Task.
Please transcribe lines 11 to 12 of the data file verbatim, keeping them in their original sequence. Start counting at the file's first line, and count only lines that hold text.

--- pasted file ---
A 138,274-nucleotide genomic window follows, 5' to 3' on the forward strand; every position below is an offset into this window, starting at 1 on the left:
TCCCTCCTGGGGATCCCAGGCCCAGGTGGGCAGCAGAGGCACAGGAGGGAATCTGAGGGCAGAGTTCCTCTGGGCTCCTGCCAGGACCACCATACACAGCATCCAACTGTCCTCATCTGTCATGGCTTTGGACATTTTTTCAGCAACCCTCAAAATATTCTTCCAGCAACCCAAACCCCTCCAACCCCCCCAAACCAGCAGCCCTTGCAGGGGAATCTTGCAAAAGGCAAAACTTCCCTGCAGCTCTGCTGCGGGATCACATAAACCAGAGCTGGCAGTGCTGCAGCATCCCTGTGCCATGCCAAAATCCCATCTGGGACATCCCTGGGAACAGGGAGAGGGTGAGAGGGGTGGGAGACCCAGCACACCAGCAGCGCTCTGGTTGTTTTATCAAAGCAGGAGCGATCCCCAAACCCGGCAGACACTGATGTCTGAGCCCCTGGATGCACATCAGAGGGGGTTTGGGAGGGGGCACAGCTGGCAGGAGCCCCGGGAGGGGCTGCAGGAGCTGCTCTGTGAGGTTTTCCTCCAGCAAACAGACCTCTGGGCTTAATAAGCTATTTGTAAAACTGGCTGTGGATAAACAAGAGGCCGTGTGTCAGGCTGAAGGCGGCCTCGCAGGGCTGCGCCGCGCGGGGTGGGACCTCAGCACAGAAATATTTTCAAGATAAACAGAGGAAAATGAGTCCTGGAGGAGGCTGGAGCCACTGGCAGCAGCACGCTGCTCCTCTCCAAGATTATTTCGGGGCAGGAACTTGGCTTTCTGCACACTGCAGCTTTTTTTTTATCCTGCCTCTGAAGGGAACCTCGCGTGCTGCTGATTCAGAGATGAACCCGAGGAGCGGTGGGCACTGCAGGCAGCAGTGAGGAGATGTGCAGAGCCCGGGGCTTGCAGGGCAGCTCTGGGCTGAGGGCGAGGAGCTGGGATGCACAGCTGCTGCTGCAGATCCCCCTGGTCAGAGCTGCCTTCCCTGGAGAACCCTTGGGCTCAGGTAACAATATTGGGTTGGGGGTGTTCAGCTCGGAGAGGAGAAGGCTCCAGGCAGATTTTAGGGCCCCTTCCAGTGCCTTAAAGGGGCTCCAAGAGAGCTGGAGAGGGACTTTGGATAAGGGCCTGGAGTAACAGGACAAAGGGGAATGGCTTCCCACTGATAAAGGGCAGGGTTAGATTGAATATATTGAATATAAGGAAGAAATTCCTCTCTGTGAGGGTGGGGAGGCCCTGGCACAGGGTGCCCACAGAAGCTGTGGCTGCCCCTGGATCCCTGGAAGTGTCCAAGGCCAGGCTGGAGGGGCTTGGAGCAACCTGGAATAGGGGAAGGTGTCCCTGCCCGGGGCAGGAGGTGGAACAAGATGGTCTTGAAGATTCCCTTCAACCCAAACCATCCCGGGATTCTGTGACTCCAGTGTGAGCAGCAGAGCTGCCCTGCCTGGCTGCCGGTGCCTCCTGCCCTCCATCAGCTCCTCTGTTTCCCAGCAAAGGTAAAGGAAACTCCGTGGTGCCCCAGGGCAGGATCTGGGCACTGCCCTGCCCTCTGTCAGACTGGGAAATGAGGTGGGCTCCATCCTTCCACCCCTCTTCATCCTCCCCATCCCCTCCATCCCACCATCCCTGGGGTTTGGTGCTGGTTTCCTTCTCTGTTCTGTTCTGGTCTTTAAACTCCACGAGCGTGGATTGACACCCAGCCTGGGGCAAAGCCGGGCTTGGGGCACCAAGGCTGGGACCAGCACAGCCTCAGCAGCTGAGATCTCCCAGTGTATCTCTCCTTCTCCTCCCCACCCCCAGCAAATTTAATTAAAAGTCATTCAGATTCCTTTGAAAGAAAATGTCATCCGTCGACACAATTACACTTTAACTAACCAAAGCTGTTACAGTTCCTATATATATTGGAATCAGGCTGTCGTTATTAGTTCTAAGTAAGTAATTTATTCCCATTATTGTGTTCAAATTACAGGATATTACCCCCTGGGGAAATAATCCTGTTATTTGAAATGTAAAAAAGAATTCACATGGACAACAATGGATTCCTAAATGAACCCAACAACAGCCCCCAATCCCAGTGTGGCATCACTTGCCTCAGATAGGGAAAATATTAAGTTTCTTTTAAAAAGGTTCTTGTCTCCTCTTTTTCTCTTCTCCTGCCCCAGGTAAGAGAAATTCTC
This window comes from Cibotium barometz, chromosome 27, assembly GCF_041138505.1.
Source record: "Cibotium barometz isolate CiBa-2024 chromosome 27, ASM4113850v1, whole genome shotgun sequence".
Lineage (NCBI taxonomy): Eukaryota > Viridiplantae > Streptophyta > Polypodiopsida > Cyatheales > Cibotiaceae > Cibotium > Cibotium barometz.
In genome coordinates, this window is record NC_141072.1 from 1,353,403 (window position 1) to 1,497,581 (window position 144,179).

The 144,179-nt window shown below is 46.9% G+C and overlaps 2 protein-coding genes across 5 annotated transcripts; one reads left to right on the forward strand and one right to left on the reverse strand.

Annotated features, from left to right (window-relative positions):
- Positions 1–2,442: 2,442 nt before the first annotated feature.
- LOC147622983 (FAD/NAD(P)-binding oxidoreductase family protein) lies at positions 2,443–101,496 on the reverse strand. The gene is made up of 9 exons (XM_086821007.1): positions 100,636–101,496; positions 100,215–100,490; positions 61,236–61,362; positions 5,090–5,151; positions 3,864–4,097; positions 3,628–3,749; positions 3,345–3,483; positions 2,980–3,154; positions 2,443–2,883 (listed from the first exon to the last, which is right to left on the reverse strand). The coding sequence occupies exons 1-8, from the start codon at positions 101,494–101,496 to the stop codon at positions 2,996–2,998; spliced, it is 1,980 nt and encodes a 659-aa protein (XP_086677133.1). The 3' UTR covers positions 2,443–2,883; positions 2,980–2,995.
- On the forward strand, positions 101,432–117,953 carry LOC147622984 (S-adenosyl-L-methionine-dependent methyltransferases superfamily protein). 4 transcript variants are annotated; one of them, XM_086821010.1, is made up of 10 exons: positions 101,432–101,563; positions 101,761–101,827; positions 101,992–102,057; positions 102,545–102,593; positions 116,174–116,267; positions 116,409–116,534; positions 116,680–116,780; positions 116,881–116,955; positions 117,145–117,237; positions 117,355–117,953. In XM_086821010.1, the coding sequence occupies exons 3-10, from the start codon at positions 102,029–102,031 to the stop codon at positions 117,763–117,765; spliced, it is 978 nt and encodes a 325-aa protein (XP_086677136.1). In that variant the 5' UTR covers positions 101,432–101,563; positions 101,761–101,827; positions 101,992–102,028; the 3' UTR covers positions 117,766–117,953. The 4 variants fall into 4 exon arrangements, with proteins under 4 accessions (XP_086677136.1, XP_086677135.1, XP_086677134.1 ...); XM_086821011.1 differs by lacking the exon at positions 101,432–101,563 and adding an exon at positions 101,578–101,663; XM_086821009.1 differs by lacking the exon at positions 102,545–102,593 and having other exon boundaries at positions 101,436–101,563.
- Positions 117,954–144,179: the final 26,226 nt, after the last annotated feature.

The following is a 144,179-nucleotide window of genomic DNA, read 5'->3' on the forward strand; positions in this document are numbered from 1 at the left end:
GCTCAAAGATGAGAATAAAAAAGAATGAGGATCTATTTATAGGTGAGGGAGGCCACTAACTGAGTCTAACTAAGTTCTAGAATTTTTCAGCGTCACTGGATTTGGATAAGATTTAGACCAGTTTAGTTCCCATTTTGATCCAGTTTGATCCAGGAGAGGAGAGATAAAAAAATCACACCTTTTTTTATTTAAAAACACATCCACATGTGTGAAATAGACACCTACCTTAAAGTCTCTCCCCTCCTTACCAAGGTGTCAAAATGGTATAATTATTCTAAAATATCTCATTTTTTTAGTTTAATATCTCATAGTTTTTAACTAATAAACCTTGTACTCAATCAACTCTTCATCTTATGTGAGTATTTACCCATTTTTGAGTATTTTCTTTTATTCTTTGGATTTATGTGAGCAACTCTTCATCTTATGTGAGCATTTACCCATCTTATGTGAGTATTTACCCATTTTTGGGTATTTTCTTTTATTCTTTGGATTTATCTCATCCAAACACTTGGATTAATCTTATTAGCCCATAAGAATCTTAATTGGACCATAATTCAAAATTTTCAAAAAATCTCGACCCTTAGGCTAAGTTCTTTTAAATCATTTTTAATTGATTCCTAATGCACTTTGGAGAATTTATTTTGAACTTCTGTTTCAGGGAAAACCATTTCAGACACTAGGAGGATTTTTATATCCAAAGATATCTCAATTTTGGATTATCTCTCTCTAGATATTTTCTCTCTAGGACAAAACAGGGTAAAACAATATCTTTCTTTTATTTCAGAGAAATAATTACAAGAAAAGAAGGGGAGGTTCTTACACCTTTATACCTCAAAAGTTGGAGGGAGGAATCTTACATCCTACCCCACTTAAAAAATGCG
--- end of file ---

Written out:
- On the forward strand, positions 101,432–117,953 carry LOC147622984 (S-adenosyl-L-methionine-dependent methyltransferases superfamily protein). 4 transcript variants are annotated; one of them, XM_086821010.1, is made up of 10 exons: positions 101,432–101,563; positions 101,761–101,827; positions 101,992–102,057; positions 102,545–102,593; positions 116,174–116,267; positions 116,409–116,534; positions 116,680–116,780; positions 116,881–116,955; positions 117,145–117,237; positions 117,355–117,953. In XM_086821010.1, the coding sequence occupies exons 3-10, from the start codon at positions 102,029–102,031 to the stop codon at positions 117,763–117,765; spliced, it is 978 nt and encodes a 325-aa protein (XP_086677136.1). In that variant the 5' UTR covers positions 101,432–101,563; positions 101,761–101,827; positions 101,992–102,028; the 3' UTR covers positions 117,766–117,953. The 4 variants fall into 4 exon arrangements, with proteins under 4 accessions (XP_086677136.1, XP_086677135.1, XP_086677134.1 ...); XM_086821011.1 differs by lacking the exon at positions 101,432–101,563 and adding an exon at positions 101,578–101,663; XM_086821009.1 differs by lacking the exon at positions 102,545–102,593 and having other exon boundaries at positions 101,436–101,563.
- Positions 117,954–144,179: the final 26,226 nt, after the last annotated feature.